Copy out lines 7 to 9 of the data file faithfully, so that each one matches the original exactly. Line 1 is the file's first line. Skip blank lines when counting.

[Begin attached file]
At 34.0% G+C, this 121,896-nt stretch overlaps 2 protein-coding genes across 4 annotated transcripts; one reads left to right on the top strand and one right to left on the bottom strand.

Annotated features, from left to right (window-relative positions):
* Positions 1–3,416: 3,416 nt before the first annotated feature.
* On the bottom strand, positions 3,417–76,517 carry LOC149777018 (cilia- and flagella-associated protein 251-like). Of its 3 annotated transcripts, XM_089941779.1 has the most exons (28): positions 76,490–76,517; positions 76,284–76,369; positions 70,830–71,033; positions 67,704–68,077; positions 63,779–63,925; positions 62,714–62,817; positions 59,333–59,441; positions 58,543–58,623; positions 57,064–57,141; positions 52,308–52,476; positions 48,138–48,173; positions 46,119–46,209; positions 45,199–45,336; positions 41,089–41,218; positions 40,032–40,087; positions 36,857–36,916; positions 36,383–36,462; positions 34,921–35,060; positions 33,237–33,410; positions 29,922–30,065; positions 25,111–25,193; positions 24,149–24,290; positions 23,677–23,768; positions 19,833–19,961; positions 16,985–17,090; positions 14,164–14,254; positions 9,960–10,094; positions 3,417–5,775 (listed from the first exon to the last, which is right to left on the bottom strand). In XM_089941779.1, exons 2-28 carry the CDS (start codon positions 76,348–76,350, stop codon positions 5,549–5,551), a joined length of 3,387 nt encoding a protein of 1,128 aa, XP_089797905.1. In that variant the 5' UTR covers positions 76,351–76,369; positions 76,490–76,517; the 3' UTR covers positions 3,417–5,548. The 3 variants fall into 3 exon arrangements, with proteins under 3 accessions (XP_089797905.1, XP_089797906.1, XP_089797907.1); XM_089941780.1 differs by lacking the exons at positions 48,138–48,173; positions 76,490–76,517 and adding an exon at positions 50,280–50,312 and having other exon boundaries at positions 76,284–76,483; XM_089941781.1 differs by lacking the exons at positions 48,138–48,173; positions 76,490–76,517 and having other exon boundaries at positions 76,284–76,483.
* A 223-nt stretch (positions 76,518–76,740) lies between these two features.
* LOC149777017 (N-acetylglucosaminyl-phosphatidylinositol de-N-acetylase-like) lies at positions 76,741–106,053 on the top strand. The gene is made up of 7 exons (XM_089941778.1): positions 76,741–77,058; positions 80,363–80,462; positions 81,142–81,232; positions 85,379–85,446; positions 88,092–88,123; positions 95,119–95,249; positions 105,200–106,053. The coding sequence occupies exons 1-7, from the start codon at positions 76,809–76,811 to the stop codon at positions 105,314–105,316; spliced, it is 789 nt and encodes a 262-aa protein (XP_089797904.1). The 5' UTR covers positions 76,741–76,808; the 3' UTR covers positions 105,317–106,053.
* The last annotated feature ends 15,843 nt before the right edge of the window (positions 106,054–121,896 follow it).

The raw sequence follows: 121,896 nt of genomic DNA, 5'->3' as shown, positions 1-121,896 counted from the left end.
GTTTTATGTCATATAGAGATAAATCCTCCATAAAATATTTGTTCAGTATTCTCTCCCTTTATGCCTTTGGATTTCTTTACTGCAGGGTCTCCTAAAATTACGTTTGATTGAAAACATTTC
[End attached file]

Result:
* The last annotated feature ends 15,843 nt before the right edge of the window (positions 106,054–121,896 follow it).

The raw sequence follows: 121,896 nt of genomic DNA, 5'->3' as shown, positions 1-121,896 counted from the left end.
GTTTTATGTCATATAGAGATAAATCCTCCATAAAATATTTGTTCAGTATTCTCTCCCTTTATGCCTTTGGATTTCTTTACTGCAGGGTCTCCTAAAATTACGTTTGATTGAAAACATTTC